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Pragmatic Research and Trials Core Added to ACCORDS Offerings for Investigators

The new core will continue to assist investigators in moving research and trials from a controlled setting to a real-world setting.

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Written by Melissa Santorelli on November 3, 2023

The Pragmatic Research and Trials Core was announced earlier this summer to expand support services for faculty on the University of Colorado Anschutz Medical Campus. R. Mark Gritz, PhD, associate professor in the Division of Health Care Policy and Research at the CU School of Medicine and ACCORDS director of operations, will lead the new core within ACCORDS.

“We have a wide variety of pragmatic research and trials going on across ACCORDS and on campus, so we have significant experience doing this work, as well as a campus-wide need,” Gritz says.

The core will assist investigators seeking advice and guidance related to pragmatic research and trials in real-world settings that need to consider perspective in the design and conduct of their research or trial. This real-world research takes place in the community, often in clinics or involving health care policies. The group will also help investigators identify and navigate additional consultations they need for a successful pragmatic study.

“I view this new core being most beneficial to junior investigators who are interested in pragmatic research and trials or more experienced investigators who are moving along that continuum toward a pragmatic type of design,” Gritz says.

The controlled to pragmatic continuum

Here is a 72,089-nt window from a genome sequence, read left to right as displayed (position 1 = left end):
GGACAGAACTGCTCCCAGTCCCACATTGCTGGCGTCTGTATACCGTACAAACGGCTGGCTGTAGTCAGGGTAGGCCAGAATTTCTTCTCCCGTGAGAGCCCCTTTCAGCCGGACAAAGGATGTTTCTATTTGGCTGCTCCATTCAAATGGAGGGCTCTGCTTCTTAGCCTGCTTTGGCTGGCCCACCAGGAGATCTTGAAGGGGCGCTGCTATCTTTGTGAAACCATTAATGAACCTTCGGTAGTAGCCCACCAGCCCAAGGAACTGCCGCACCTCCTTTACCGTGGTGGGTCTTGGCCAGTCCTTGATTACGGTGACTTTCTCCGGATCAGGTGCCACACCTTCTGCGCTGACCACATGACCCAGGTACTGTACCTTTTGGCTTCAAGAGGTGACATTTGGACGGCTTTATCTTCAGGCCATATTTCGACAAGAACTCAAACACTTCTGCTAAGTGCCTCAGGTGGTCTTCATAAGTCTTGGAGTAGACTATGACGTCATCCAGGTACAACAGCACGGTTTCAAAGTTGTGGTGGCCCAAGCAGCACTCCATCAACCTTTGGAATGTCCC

In research and trials, investigators follow a continuum from controlled to pragmatic. The primary focus for a highly controlled setting is seeking internal validity. For example, when comparing study outcomes between two groups, the difference in results can be attributed with high confidence to the intervention being tested. On the pragmatic side, the primary focus is external validity. A pragmatic research study or trial looks to discover the effect or impact of an intervention in a real-world setting.

Similar to the Learning Health Systems Core, which ACCORDS also launched this summer, the Pragmatic Research and Trials Core will leverage expertise from existing ACCORDS cores.

“These new cores are more broadly applicable to a range of research and trials and involve almost all of our methodological cores,” Gritz says. “With the pragmatic approach, we must ask, ‘What does this mean in the real world?’ and ‘What do we need to help investigators be successful at conducting pragmatic research and trials?’”

The new core will help investigators assess and understand where they are along the controlled to pragmatic continuum, what types of issues may arise, and whom they can collaborate with at CU Anschutz.  

Navigating pragmatic clinical trials in conjunction with CCTSI

The Pragmatic Research and Trials Core will closely collaborate with the Colorado Clinical and Translational Sciences Institute (CCTSI) Pragmatic Trials Navigation Service, led by Bethany Kwan, PhD, MSPH, associate professor of emergency medicine and CCTSI director of dissemination and implementation research. In addition to the Pragmatic Trials Navigation Service, CCTSI offers a Pragmatic EHR-Embedded Trials (PEET) research program.

“We’re not going to duplicate work. We're going to work collaboratively with the CCTSI on consults,” Gritz says. “If a consult request comes into ACCORDS and it fits within the PEET, my goal is to help direct investigators to the resources on campus that are best going to maximize their likelihood for having a successful project or study.” 

The two centers work in partnership to navigate existing research consultations and grant awards. If an ACCORDS investigator needs help to write a K award proposal, they are referred to CCTSI, as they have a program for mock review sessions for these types of research career development awards. The reverse is true of a CCTSI investigator who requires an economic analysis component to their trial referring them to the ACCORDS Economic Analysis core. Gritz anticipates the Pragmatic Research and Trials Core will further the collaboration through alignment with the Pragmatic Trials Navigation Service.

“We can think of this as ‘No Wrong Door.’ No matter which door a person comes through, we can help get them aligned with the resources on campus that are going to make for the best project they can do,” Gritz says. “I'm viewing this as going beyond just ACCORDS and CCTSI.”

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